National / International News

School rebuilding: £2bn funding

BBC - Thu, 2014-05-01 05:40
A school repair programme in England is allocated £2bn, to fund rebuilding work between 2015 and 2021.

Mystery of YouTube's box clips grows

BBC - Thu, 2014-05-01 05:35
Who is posting thousands of weird shapes and sounds, and why?

VIDEO: Where is inequality gap heading?

BBC - Thu, 2014-05-01 05:20
French economist Thomas Piketty is causing a stir with his new book about the gap between rich and poor. Newsnight policy editor Chris Cook talks you through some of Piketty's analysis and his controversial policy suggestions.

VIDEO: Labour launches election campaign

BBC - Thu, 2014-05-01 05:15
Labour leader Ed Miliband has launched his party's campaign for local council and European elections.

Allardyce vows to carry on at Hammers

BBC - Thu, 2014-05-01 05:09
Manager Sam Allardyce says he is delivering what the West Ham owners want despite unrest among some fans.

Nigeria parents plead for help

BBC - Thu, 2014-05-01 05:04
Parents of the 230 schoolgirls abducted in Nigeria march in their hometown of Chibok to plead for more help to find their daughters, residents tell the BBC.

Woman has Caesarean ordered by court

BBC - Thu, 2014-05-01 04:58
A mentally-ill woman gives birth after a High Court judge ruled doctors could perform a Caesarean section.

Police quiz Adams on woman's murder

BBC - Thu, 2014-05-01 04:50
Sinn Féin leader Gerry Adams continues to be questioned by Northern Ireland police in connection with the 1972 murder of widow and mother-of-10 Jean McConville.

McCanns tell of police 'frustrations'

BBC - Thu, 2014-05-01 04:47
Missing Madeleine McCann's parents express frustration at the lack of a joint police inquiry into the case and her mother says she still walks the resort's streets to feel closer to her daughter.

Sinn Fein Leader Questioned In 40-Year-Old Murder Case

NPR News - Thu, 2014-05-01 04:46

Gerry Adams, the political group's longtime president, says he rejects "malicious allegations" tying him to the kidnapping and killing of an alleged British spy in Northern Ireland in 1972.

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Google heads to Hacker School

Marketplace - American Public Media - Thu, 2014-05-01 04:44

There's an urban legend in the tech community that goes like this: The School of Computer Science at Carnegie Mellon University used to keep track of how many of their undergraduates were men named Dave versus how many were women. And it was considered an accomplishment when they got the ratio down to one Dave for every woman. Here is the latest installment in our series about the tech industry's diversity challenges called “I am not a Dave”.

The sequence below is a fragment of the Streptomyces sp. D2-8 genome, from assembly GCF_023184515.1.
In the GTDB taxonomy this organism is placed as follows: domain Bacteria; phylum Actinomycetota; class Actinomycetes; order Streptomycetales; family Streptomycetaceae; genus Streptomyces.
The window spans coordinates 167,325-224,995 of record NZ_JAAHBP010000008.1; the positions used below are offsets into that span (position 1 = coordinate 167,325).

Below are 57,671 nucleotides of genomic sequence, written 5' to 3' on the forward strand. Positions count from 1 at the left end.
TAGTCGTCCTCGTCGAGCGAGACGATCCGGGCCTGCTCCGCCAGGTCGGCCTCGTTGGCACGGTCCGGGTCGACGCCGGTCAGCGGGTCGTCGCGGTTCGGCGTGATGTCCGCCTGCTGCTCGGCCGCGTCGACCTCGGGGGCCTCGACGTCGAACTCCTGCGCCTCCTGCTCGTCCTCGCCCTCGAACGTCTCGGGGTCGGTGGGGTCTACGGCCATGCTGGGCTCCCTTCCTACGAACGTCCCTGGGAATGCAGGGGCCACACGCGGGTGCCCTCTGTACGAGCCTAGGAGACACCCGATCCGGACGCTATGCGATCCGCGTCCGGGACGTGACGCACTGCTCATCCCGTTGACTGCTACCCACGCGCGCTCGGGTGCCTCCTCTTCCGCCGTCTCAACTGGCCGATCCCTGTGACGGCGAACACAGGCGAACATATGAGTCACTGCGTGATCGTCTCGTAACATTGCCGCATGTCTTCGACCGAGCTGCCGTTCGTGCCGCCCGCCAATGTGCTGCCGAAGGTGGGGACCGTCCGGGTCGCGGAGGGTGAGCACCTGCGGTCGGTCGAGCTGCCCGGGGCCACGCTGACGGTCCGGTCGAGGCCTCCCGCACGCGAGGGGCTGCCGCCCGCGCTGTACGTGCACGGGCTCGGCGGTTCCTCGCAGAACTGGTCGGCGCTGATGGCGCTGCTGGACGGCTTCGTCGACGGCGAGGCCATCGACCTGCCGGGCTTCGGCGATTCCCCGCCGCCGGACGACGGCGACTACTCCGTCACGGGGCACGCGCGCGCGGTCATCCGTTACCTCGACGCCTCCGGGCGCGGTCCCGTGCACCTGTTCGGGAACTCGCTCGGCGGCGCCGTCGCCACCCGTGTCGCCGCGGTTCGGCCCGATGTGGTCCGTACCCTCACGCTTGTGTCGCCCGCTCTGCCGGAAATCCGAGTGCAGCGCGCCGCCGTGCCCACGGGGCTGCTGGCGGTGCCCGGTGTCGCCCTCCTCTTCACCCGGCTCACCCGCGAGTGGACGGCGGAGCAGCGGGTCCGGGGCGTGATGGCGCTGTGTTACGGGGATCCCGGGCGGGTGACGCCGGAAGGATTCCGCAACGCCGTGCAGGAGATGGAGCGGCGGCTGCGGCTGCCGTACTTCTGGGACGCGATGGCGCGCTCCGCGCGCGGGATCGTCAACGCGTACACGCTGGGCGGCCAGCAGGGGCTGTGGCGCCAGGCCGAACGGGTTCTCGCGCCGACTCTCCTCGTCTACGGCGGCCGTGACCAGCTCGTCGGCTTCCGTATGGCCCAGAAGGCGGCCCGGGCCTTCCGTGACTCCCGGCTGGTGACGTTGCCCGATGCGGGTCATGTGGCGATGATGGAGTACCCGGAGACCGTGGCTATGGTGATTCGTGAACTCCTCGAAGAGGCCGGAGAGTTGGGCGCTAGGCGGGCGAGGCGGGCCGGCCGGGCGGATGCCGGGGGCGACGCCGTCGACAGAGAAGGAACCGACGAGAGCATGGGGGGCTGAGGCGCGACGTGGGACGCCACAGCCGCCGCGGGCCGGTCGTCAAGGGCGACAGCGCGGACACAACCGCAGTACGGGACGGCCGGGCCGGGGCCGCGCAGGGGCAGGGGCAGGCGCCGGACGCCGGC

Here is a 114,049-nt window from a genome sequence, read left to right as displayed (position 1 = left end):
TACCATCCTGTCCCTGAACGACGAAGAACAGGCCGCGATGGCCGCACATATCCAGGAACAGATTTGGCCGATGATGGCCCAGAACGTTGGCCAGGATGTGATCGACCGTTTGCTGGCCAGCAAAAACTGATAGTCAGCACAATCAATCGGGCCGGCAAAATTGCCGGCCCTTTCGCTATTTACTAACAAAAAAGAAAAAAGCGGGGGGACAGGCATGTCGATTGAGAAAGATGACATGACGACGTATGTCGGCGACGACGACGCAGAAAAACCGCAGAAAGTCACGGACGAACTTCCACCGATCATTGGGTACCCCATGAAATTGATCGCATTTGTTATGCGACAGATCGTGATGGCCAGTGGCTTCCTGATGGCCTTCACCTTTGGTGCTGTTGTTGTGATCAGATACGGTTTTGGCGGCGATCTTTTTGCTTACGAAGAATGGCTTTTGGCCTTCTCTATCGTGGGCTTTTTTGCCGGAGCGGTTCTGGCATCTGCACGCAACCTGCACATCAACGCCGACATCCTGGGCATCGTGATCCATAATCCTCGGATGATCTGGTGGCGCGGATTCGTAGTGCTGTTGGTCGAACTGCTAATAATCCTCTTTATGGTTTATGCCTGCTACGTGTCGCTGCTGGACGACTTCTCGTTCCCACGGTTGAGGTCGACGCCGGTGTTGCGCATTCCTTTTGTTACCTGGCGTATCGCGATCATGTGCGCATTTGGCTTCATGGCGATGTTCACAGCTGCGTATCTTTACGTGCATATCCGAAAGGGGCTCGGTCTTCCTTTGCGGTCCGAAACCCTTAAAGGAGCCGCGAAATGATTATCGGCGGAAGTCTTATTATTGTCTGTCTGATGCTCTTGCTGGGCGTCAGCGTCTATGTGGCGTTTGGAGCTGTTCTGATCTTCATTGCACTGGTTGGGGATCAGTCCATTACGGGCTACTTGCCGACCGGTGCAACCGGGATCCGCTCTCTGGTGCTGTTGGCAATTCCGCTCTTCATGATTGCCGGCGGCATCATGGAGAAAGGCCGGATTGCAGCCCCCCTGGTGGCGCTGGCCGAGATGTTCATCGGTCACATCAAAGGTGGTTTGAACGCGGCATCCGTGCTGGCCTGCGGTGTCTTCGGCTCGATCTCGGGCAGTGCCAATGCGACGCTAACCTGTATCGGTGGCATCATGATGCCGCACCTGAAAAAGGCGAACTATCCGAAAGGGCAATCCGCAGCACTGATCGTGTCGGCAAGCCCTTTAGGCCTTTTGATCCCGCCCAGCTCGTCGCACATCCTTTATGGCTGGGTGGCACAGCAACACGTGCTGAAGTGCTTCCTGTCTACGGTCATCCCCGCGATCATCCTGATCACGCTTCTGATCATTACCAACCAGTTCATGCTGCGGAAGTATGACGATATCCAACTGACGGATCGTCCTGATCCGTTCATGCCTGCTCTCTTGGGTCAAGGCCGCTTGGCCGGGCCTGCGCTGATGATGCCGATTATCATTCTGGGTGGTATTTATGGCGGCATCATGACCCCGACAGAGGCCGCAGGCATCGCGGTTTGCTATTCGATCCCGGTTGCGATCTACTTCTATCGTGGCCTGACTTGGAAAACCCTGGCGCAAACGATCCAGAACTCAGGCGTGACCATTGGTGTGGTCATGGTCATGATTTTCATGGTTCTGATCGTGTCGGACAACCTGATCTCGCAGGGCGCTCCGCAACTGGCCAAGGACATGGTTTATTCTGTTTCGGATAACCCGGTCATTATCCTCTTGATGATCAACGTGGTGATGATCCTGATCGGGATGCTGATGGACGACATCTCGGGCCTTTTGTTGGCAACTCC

Hacker School is not as dangerous as it sounds. In fact, it is a 12 week program based in New York which takes 60 participants who want to learn how to be better programmers. Students work on everything from developing their own operating system, to designing apps, to understanding the tools that make complex integrated circuits. Rose Ames is one such student.

Ames is from a small, rural town in Ontario, Canada with a population of only about 700 people. She found a love of math and programming through MOOCs (Massive Open Online Courses), and eventually learned enough to apply and be accepted to Hacker School. Participants attend the program for free, but New York is not an inexpensive place to live. Ames, a mother of four, says she would not have been able to attend were it not for the $5,000 grants given to qualified female programmers by Google. It's part of an effort to address the notorious imbalance of men and women in the tech industry.

For her part, Ames does not think that getting the tech industry to hire more women would drastically change how things are done. To her, it just makes sense that if companies want to have the best programmers, they have to open the field to as many candidates as possible:

"I think you have to judge each person on their own merits. I don’t think you’re going to see a huge difference in tech by getting it to be 50 percent female, except of course overall you’re choosing from a bigger pool so you’re going to have more talent available to you."